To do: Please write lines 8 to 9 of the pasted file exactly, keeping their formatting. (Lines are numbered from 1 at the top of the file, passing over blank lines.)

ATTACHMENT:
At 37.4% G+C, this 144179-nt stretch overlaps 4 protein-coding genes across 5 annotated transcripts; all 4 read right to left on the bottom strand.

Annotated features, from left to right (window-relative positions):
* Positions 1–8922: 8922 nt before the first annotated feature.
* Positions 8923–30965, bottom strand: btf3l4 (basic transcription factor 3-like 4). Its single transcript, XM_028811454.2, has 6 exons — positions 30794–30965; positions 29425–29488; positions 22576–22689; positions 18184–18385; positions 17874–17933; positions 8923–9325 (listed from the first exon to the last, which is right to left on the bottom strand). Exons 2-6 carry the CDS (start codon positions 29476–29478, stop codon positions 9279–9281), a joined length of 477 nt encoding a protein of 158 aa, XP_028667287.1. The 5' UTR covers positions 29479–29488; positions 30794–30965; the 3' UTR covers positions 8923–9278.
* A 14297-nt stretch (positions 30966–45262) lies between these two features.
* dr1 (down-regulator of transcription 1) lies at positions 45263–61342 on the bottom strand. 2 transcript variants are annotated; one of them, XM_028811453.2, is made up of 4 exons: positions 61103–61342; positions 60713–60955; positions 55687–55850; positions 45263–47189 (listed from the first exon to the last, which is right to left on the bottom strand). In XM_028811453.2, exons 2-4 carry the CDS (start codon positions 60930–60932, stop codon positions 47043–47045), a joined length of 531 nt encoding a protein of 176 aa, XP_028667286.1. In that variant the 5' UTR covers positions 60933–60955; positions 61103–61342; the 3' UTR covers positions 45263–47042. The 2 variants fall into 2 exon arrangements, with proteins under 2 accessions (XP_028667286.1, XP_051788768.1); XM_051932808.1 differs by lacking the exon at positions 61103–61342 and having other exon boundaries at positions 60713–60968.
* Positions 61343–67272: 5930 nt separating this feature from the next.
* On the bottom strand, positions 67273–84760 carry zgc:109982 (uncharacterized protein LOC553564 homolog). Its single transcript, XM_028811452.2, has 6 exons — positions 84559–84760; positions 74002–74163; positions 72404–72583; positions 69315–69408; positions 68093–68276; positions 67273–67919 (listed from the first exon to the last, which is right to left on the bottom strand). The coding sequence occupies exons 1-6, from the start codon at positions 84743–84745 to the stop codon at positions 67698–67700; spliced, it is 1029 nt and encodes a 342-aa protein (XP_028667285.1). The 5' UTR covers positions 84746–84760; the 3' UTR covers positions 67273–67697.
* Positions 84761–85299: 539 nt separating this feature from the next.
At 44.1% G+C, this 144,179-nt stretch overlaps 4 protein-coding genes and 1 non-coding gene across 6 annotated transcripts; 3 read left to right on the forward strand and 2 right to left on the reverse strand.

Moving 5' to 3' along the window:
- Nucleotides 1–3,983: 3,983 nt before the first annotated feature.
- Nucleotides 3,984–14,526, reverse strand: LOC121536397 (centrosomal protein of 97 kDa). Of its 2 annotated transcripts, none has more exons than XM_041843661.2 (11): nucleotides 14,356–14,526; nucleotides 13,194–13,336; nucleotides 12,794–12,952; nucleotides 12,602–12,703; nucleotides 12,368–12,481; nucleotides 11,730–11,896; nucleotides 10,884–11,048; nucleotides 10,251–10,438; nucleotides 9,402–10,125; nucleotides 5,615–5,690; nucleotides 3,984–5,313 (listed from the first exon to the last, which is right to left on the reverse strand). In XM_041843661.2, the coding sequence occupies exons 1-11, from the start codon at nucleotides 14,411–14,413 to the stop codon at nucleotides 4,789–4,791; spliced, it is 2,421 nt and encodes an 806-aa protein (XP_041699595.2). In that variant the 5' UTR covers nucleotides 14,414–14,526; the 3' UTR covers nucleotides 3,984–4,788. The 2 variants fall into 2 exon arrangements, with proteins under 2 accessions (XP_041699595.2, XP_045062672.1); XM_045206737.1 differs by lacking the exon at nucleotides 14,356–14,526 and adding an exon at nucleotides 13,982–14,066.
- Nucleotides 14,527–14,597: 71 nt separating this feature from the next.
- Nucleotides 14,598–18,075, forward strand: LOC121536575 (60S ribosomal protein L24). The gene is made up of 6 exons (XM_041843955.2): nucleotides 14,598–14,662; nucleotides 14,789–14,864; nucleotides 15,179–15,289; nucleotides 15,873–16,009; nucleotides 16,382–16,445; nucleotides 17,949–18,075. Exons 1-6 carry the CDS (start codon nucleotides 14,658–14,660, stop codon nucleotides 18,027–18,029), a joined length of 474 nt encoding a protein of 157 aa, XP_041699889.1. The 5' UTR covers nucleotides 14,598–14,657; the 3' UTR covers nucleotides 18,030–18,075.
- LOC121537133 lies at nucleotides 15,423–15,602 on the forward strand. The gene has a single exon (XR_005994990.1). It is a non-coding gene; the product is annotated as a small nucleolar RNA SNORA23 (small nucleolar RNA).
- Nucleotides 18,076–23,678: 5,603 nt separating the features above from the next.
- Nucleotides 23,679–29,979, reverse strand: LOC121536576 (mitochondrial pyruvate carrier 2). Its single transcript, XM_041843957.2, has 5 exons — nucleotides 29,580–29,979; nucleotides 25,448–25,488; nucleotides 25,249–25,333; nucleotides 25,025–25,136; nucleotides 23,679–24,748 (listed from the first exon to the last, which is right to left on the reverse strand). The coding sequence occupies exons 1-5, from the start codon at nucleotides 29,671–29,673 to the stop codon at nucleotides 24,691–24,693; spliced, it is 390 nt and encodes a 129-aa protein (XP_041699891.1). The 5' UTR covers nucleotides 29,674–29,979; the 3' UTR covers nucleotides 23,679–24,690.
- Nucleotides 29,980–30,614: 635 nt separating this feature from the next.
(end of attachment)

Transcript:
* On the bottom strand, positions 67273–84760 carry zgc:109982 (uncharacterized protein LOC553564 homolog). Its single transcript, XM_028811452.2, has 6 exons — positions 84559–84760; positions 74002–74163; positions 72404–72583; positions 69315–69408; positions 68093–68276; positions 67273–67919 (listed from the first exon to the last, which is right to left on the bottom strand). The coding sequence occupies exons 1-6, from the start codon at positions 84743–84745 to the stop codon at positions 67698–67700; spliced, it is 1029 nt and encodes a 342-aa protein (XP_028667285.1). The 5' UTR covers positions 84746–84760; the 3' UTR covers positions 67273–67697.
* Positions 84761–85299: 539 nt separating this feature from the next.